It seems strange the EPC system is largely ignored by the public. Nobody will buy any fridge unless it has an A+++ energy rating, so why don't buyers of a new house all insist on an A rating for the house?
Who is building numbers of A rated houses to buy?

#18 declan52

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Posted 16 November 2015 - 08:22 AM

Over a fairly large site the extra expense of more insulation, some airtightness membrane if needed and some airtightness tape would hardly eat into the profits that much. I know you would have to cover the wages of whoever done the work but how much extra could a builder charge if he was promoting an estate that the builds where all A rated. Could easily add £10,000 to the price of a house for not a lot of extra expense. But then that would require a builder to actually give a flying duck about the people who where buying the house.
Most builders here are subbed in by a firm who own the land and are on a price per house so won't do anything over an beyond to maximise their profit.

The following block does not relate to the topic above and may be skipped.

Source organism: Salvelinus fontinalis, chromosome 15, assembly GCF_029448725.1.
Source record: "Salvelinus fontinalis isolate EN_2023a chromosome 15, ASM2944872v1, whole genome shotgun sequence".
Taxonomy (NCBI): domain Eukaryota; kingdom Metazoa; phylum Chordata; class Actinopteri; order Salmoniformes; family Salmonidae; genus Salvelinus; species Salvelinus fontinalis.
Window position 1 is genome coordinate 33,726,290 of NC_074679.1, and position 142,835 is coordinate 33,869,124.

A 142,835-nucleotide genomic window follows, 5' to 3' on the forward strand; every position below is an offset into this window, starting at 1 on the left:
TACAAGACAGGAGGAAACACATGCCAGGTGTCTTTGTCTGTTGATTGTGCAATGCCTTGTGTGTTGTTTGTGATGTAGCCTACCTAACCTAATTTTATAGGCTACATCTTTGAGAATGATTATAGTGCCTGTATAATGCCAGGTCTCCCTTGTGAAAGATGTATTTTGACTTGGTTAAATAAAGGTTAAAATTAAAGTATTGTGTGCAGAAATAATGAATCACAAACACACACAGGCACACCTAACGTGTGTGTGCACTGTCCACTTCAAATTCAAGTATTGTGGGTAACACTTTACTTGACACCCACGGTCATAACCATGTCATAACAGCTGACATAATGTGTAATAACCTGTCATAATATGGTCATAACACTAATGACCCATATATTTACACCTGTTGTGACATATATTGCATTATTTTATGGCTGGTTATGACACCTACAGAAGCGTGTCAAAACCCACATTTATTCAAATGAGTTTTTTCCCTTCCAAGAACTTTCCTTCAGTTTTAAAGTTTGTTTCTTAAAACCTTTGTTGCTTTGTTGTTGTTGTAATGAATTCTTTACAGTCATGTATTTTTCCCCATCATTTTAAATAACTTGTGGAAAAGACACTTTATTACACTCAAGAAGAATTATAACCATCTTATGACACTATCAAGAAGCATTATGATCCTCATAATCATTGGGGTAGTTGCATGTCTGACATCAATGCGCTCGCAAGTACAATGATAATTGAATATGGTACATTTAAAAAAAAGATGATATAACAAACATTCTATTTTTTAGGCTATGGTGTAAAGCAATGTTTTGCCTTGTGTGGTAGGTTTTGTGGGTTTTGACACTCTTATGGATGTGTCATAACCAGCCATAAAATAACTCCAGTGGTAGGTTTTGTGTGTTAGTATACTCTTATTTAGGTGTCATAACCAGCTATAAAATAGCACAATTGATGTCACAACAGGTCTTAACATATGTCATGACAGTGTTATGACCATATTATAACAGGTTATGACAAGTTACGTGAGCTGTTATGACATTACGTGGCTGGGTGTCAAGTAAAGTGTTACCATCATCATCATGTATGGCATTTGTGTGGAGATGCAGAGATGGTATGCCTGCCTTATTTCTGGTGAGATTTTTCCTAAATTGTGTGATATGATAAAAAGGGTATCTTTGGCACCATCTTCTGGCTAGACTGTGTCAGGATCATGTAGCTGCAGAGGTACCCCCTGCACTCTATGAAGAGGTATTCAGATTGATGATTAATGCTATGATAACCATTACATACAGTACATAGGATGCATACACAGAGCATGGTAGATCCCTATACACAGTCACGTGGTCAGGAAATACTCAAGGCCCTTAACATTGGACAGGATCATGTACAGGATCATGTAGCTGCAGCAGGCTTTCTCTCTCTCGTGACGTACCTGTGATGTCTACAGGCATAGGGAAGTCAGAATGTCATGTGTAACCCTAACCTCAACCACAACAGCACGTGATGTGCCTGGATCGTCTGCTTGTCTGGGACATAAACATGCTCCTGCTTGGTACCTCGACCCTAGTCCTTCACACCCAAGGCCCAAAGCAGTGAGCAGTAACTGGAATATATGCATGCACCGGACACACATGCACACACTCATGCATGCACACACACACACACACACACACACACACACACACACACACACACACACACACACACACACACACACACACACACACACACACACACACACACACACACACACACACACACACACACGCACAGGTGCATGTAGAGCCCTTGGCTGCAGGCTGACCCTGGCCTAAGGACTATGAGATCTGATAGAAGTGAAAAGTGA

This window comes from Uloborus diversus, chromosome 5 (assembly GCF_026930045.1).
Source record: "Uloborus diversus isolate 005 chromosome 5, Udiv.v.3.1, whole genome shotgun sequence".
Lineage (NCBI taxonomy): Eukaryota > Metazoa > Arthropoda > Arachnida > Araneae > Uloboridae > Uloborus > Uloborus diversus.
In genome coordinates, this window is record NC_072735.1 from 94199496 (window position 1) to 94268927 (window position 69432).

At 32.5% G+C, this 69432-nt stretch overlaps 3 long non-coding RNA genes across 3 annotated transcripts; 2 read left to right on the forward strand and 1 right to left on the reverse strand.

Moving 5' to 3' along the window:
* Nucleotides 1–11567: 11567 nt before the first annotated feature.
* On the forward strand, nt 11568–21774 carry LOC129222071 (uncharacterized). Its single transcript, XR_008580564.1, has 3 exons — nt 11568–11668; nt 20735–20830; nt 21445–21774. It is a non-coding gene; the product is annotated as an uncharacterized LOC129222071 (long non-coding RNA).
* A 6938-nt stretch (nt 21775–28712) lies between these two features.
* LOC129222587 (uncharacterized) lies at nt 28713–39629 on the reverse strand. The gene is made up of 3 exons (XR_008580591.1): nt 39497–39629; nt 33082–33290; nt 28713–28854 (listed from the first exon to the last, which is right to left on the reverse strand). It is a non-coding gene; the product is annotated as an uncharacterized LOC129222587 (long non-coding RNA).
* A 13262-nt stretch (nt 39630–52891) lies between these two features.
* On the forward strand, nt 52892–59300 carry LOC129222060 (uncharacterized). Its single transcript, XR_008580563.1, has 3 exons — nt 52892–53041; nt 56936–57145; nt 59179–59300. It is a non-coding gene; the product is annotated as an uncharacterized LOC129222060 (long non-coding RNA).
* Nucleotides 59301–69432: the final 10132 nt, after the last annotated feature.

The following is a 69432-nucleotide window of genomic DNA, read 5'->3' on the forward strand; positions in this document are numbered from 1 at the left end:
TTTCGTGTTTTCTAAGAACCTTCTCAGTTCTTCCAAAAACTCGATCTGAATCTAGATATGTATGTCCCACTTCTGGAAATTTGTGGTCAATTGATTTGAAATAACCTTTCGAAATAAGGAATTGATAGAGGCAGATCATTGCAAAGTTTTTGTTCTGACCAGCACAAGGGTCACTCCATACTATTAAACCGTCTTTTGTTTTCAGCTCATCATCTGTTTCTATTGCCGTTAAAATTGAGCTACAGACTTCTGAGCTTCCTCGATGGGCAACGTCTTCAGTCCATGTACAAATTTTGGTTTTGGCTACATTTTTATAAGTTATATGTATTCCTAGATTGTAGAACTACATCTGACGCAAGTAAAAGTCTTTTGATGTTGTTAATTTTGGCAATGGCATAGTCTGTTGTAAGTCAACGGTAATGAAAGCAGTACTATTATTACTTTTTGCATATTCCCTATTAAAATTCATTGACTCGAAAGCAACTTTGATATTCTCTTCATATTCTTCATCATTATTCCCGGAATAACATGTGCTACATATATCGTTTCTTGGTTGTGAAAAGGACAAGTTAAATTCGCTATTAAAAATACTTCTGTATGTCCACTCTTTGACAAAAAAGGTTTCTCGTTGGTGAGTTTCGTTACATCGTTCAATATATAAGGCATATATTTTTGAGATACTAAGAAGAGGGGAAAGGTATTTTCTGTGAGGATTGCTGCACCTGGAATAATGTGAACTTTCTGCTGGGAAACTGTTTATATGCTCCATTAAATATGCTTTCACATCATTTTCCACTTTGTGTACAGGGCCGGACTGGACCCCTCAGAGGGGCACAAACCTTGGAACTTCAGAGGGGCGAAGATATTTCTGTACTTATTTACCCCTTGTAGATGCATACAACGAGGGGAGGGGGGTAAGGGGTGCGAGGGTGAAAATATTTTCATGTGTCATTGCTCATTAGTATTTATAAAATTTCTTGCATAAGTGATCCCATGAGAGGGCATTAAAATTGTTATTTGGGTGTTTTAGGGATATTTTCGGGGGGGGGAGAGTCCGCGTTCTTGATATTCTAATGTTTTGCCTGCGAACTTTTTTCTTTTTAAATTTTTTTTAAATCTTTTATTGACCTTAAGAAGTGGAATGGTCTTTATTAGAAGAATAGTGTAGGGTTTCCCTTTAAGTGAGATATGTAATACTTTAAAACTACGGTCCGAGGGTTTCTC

#19 ProDave

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Posted 16 November 2015 - 08:39 AM

View Postdaiking, on 16 November 2015 - 08:14 AM, said:

Who is building numbers of A rated houses to buy?
Nobody as far as I know. BUT only because the customers are not insisting on it.

If one builder started selling all their houses with an EPC rating of A and they found they sold quickly while all the other builders in town had trouble shifting their houses, then perhaps the others might wake up.

But while they are all mediocre and customers don't care, things will carry on as they are.

A simple solution would be to amend building regulations to insist every new house had an EPC of A, but that's too simple and logical.

#20 Crofter

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Posted 16 November 2015 - 08:45 AM

Most people buying their first house, in in fact almost any buyer who isn't 'downsizing' or relocating to a cheaper area, is struggling to scrape together enough pennies just to get their toe on the housing ladder. It's a hard sell to persuade people to spend even more money. All that will happen to those who demand better is that someone more desperate will buy it from under them.

To make the EPC rating really work, prospective buyers need to view it as a tangible and monetisable part of the asset.